EDITORIAL WEDNESDAY 17.09.08.
We know that things are in a pretty bad way when Alan Greenspan, the former head of the United States Federal Reserve tells us that the current financial crisis is a once in a century event. The evidence is plain to see when three of the biggest investment banks on Wall Street have been decimated, despite having survived such previous events as the Great Depression and the Tech Bubble Bust. But the big question for most Australians is “How does this affect me?”
Well it remains to be seen just how much worse the situation might become before it starts to get better. Even so, it is already obvious that one of the first casualties is the value of our superannuation. Once upon a time, only the wealthy invested in shares, but new, thanks to compulsory superannuation we are all share market investors. Already the value of our super funds has declined over the past year, and now it is likely that they will decline further, although it’s hard to say how far or for how long.
For those who are close to retirement, this is a setback from which it is very hard, if not impossible to recover. Sadly, many people will have to reassess their plans for retirement. For others who have longer to go the chances are that the super funds will recover over time and all will eventually be alright.
There is another impact which will also be felt by all of us. It has been revealed that many New South Wales Local Councils have invested ratepayers’ money into products which are now virtually worthless. Hundreds of millions of dollars have already disappeared, and it could get worse. The end result of course will be that council services will be under threat, and there will be increased pressure for rate rises. In fact, it has been the New South Wales Government's imposition of rate pegging which has contributed to the situation where councils were chasing higher rates of return by investing in what have now turned out to be dodgy instruments.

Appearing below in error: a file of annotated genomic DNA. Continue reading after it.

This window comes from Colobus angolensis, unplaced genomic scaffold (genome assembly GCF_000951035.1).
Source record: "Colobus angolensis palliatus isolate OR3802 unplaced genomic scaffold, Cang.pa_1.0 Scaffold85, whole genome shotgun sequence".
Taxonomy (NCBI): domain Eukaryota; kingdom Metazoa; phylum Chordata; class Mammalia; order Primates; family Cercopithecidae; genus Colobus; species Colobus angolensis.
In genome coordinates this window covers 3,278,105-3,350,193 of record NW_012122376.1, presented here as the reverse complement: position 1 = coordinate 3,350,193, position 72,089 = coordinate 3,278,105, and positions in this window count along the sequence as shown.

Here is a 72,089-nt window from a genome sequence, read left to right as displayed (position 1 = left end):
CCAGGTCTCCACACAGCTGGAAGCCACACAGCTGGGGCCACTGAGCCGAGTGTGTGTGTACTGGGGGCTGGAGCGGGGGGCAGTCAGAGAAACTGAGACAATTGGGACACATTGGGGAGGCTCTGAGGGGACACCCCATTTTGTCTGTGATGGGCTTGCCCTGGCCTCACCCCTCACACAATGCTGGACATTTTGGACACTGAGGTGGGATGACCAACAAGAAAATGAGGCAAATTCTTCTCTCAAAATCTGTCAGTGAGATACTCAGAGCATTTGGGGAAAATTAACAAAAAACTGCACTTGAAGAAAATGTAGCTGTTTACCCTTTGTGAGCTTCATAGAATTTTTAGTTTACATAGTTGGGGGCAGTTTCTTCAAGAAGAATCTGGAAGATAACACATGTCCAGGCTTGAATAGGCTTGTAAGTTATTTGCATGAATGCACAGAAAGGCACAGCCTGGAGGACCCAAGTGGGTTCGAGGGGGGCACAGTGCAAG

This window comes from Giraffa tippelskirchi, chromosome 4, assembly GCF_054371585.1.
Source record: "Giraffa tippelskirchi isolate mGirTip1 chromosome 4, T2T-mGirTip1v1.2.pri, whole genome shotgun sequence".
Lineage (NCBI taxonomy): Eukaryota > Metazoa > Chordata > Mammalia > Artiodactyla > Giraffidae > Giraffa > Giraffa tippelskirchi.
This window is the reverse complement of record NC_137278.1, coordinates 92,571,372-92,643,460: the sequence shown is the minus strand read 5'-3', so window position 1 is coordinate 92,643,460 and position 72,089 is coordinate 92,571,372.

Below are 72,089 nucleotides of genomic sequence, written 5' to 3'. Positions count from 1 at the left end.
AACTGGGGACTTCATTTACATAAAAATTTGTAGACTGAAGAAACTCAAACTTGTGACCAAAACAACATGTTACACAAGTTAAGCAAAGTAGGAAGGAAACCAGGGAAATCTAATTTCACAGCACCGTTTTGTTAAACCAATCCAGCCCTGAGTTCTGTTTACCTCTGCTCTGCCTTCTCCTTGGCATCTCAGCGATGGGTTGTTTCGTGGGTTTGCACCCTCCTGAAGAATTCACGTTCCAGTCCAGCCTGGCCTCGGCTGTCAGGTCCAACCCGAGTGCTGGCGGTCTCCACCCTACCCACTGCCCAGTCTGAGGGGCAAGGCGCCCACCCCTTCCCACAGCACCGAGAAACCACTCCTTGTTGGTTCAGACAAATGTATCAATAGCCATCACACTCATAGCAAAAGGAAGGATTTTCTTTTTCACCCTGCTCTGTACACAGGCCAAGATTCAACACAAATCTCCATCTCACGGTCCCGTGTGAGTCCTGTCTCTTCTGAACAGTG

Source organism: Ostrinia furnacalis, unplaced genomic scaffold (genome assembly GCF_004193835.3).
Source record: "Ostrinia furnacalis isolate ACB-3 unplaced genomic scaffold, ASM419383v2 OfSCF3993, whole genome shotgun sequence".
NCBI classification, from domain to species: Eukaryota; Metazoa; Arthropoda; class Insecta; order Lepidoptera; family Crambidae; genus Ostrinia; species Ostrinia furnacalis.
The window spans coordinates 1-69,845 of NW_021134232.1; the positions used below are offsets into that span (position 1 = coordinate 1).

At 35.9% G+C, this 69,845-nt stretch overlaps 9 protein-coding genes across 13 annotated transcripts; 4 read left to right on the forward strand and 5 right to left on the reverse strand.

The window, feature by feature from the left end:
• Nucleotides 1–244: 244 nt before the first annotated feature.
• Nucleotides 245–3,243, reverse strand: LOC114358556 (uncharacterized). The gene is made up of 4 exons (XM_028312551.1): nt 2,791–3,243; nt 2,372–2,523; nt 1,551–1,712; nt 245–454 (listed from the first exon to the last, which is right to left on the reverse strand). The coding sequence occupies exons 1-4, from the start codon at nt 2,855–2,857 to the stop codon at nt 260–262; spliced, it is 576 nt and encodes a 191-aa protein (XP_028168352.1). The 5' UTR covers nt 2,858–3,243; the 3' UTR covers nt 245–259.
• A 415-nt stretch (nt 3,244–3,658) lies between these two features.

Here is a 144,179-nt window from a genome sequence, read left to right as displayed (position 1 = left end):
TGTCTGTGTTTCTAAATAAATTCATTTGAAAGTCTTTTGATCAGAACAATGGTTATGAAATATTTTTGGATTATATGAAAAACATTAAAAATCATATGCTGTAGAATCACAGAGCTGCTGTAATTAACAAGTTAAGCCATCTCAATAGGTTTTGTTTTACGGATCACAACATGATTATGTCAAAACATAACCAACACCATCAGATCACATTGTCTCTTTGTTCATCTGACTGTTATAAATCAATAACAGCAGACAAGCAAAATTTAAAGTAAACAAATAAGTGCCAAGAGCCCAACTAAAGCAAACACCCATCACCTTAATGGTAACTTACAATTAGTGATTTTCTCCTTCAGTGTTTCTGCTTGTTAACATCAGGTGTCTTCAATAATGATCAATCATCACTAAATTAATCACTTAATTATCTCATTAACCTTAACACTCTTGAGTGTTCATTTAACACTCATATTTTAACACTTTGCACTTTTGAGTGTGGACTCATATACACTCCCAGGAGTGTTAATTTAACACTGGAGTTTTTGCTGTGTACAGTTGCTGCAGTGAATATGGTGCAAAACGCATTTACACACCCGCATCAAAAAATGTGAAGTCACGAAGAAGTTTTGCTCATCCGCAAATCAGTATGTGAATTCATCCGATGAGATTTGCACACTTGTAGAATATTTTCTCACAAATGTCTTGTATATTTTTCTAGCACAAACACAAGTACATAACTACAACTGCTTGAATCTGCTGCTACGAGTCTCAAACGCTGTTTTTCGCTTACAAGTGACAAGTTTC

Sadly, there could be worse to come if the expected United States recession becomes truly global. Already the credit crunch has produced a sharp economic slowdown. If that begins to erode the growth of China and India significantly, then the much vaunted resources boom will no longer sustain us. That’s when we will confront the prospect of rising unemployment and increasing hardship.
Just how bad it will get is hard to say, but given the huge amount of debt still in the global financial system it is likely to get worse before it gets better. As for ordinary everyday Australians, it seems that the advice we got from our Grandparents, to only buy what we can afford to pay for, remains sound.